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OF THE

TWENTY-THIRD ANNUAL MEETING

OF THE

American Bar Association

HELD AT

SARATOGA SPRINGS, NEW YORK,

August 29, 30 and 31, 1900.

PHILADELPHIA :
DANDO PRINTING AND PUBLISHING COMPANY,
34, SOUTH THIRD STREET.

1900.

THE

TWENTY-FOURTH ANNUAL MEETING

WILL BE HELD AT

DENVER, COLORADO,

On Wednesday, Thursday and Friday,

August 21, 22 and 23, 1901.

TRANSACTIONS

OF THE

TWENTY-THIRD ANNUAL MEETING

OF THE

American Bar Association,

HELD AT

SARATOGA SPRINGS, NEW YORK,

AUGUST 29, 30 AND 31, 1900.

Wednesday, August 29, 1900, 10.30 A. M. The Twenty-third Annual Meeting of the American Bar Association convened in the ball room of the Grand Union Hotel, Saratoga Springs, on Wednesday, August 29, 1900, at 10.30 A. M.

The meeting was called to order by U. M. Rose, of Arkansas, a member of the Executive Committee, who introduced Charles F. Manderson, of Nebraska, the President of the Association.

Charles F. Manderson, the President of the Association, then took the chair and delivered the President's Address.

(See the Appendir.) James B. Thayer, of Massachusetts :

Mr. President, in the Address of the President some remarks were made with reference to Lord Russell of Killowen, and the hope was expressed, Mr. President, that the Association might take some action touching his death. I should like, sir, to make a motion that a minute on that subject be entered upon the records of the Association, and I will read the minute that I propose :

The American Bar Association has heard with peculiar sorrow of the death of Lord Russell of Killowen, Lord Chief Justice of England, and desires to enter upon its records some permanent expression of honor and esteem for his memory.

The members of this Association had followed and known well that brilliant career which made Sir Charles Russell the conspicuous and admired leader of the English Bar, and they had rejoiced at the elevation of one so competent to the great office which he held with such distinction at the time of his death. Four years ago we welcomed him here as our chief guest. Recalling now the noble address which he delivered to us on the 30th of August, 1896, and the deep-felt enthusiasm inspired in the hearts of all who listened to him, the members of this Association record their admiration for the manner in which he has filled his high office, their grateful recollection of his visit here, their affectionate regard for his memory, and their respectful sympathy with the Bench and Bar of England in so great a loss to our common profession.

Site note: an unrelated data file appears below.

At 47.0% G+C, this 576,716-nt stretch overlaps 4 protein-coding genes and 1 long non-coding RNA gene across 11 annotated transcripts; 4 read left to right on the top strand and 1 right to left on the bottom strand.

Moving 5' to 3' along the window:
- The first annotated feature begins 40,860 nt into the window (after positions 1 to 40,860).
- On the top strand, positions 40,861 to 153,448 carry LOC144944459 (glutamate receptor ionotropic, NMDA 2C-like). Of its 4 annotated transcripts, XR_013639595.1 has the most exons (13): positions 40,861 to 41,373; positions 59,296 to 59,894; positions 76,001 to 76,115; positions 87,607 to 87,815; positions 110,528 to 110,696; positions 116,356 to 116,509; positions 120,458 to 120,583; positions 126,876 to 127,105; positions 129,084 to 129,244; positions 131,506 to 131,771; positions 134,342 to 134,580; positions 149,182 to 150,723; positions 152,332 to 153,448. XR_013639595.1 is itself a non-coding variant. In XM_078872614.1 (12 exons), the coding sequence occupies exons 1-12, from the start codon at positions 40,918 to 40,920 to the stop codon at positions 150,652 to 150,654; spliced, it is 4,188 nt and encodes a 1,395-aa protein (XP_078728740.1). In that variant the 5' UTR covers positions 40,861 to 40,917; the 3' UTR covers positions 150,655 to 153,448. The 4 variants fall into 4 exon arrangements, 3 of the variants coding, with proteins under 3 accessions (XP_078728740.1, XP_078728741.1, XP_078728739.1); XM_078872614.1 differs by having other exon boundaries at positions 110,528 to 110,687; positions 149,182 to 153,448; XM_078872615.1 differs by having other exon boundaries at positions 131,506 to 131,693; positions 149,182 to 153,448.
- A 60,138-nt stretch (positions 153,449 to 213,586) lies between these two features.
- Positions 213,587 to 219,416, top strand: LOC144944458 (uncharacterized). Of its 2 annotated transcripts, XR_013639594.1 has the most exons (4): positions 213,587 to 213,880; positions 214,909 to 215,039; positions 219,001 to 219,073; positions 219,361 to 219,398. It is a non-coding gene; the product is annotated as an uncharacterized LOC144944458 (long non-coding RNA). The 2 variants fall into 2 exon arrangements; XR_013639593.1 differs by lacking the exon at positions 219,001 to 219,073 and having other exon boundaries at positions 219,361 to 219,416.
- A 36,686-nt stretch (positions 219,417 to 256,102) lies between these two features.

Edward F. Bullard, of New York:

Mr. President, I second the adoption of the minute proposed to the memory of Lord Russell.

The minute was unanimously adopted by a rising vote.
New members were then elected.

(See List of New Members.) The list of delegates from State Bar Associations accredited to this meeting was then read by the Secretary.

(See List of Delegates.) The President:

The next business in order is the election of the General Council.

A recess of ten minutes was then taken, after which the General Council was elected.

(See List of Officers at end of Minutes.) The President: Next in order is the report of the Secretary. John Hinkley, of Maryland, Secretary, read his report.

The President:
The report will be received and placed on file.

(See the Report at end of Minutes.)
The President:
We will next hear the report of the Treasurer.

Francis Rawle, of Pennsylvania, Treasurer, read his report.

The President:

This report will be received, and referred to the following Auditing Committee : William L. January, of Michigan, and Thomas H. Robinson, of Maryland.

(See the Report at end of Minutes.) The President: Next in order is the report of the Executive Committee.

The report of the Executive Committee was read by the Secretary.

The President:
The report will be received and placed on file.

(See the Report at end of Minutes.)
The President:
I appoint the following Reception Committee :
Walter S. Logan, of New York.
Godfrey Morse, of Massachusetts.
Henry Stockbridge, of Maryland.
J. Alston Cabell, of Virginia.
David L. Withington, of California.
Clarence A. Lightner, of Michigan.
Henry Budd, of Pennsylvania.

I will ask the members of this committee to meet with the Chairman at as early a moment as possible, and take whatever measures may seem to them best fitted for the entertainment of ourselves, more particularly, and any guests that there may be of the Association.

That closes the order of business for the morning.
A recess was then taken to 8 o'clock P. M.

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